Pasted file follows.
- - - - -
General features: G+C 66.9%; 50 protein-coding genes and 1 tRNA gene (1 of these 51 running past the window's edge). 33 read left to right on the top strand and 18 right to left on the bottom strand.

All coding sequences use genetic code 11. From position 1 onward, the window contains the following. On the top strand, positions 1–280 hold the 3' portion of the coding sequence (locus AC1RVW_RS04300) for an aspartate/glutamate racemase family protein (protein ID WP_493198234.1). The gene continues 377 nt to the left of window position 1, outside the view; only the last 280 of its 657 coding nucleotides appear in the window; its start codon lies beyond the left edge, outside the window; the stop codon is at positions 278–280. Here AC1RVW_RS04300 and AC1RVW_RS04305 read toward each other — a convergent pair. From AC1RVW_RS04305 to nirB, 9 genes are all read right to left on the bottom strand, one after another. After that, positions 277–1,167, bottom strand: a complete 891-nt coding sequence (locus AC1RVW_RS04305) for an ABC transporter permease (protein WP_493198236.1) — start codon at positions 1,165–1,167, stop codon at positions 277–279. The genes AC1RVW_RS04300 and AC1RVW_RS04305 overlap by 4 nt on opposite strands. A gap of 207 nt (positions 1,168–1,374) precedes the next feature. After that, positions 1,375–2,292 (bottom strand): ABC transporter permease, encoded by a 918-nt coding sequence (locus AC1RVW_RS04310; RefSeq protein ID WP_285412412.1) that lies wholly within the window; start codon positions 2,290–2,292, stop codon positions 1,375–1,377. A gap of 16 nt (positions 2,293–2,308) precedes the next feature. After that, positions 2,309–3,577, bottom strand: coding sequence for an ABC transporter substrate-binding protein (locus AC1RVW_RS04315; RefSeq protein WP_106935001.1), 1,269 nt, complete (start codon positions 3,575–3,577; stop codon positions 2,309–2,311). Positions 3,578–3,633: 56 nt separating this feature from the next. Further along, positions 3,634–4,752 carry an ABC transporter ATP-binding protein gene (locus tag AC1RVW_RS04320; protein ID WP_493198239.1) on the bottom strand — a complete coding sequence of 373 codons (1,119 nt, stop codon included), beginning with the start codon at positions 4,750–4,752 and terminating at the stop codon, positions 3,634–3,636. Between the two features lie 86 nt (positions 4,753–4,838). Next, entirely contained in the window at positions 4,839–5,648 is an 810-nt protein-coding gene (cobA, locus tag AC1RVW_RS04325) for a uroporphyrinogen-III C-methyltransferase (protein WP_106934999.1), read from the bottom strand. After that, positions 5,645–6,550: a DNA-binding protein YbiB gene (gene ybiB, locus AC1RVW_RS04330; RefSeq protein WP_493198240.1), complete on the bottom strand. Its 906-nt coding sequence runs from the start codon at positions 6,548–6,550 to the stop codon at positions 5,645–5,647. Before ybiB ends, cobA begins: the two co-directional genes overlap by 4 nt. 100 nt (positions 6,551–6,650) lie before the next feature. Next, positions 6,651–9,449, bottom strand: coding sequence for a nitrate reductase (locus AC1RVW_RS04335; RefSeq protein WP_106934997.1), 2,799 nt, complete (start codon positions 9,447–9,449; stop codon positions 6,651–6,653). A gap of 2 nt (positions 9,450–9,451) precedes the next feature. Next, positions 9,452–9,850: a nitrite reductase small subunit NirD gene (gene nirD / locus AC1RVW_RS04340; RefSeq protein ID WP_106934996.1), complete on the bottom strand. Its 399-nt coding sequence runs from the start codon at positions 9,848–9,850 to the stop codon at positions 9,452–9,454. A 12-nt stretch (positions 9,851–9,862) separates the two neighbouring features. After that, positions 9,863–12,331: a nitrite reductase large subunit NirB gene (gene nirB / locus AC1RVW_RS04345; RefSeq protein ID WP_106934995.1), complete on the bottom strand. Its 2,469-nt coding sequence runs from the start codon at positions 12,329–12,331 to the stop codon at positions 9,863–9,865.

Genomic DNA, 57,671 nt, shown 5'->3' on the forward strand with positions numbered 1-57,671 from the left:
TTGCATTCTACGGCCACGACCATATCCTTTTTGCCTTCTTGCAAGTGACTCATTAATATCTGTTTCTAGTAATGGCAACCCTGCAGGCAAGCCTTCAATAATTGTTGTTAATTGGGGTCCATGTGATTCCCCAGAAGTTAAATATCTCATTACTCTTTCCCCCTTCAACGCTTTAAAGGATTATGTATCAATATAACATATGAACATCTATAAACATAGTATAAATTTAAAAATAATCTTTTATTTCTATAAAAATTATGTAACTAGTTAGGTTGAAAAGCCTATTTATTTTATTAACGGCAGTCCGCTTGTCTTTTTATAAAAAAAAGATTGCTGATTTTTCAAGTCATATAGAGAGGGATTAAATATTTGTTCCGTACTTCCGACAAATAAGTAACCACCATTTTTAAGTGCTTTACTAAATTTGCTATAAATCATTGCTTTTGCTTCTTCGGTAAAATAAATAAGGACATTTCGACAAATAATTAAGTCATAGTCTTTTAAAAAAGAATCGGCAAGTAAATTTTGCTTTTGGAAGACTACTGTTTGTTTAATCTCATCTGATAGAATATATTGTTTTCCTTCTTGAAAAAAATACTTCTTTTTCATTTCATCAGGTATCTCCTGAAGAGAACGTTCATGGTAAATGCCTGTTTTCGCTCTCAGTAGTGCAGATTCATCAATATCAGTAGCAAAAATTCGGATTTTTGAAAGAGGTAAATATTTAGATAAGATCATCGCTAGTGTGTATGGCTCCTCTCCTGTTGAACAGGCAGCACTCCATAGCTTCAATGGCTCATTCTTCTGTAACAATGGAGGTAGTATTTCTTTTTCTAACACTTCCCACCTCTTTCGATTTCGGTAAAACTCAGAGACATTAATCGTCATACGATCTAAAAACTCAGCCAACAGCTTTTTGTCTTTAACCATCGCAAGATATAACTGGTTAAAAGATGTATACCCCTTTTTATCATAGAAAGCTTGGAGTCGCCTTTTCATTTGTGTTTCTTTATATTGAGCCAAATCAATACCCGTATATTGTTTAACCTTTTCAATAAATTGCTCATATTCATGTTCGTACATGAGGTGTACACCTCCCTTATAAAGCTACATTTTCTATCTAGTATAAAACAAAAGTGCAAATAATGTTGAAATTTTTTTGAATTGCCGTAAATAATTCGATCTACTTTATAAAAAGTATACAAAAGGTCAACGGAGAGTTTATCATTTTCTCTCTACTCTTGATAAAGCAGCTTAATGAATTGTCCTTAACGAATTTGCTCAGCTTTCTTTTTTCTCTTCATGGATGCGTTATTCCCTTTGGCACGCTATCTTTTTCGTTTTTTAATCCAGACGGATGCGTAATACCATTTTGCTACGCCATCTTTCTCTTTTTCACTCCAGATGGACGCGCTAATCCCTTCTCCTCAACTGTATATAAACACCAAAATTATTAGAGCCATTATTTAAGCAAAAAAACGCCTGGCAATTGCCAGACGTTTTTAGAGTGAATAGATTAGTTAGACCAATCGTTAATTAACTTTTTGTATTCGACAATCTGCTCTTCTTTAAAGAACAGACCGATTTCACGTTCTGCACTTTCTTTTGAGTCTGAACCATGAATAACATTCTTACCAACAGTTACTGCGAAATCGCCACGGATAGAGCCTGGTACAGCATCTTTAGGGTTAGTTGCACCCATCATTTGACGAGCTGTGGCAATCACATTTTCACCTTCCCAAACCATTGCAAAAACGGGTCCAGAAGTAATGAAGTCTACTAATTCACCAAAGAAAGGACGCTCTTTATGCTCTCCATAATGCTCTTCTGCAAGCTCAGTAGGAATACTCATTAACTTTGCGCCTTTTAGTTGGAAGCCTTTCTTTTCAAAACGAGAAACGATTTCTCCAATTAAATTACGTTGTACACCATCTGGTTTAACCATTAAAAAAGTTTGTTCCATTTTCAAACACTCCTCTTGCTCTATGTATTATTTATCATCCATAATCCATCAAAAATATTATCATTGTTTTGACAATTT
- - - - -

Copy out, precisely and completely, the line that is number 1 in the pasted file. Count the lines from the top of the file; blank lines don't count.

General features: G+C 66.9%; 50 protein-coding genes and 1 tRNA gene (1 of these 51 running past the window's edge). 33 read left to right on the top strand and 18 right to left on the bottom strand.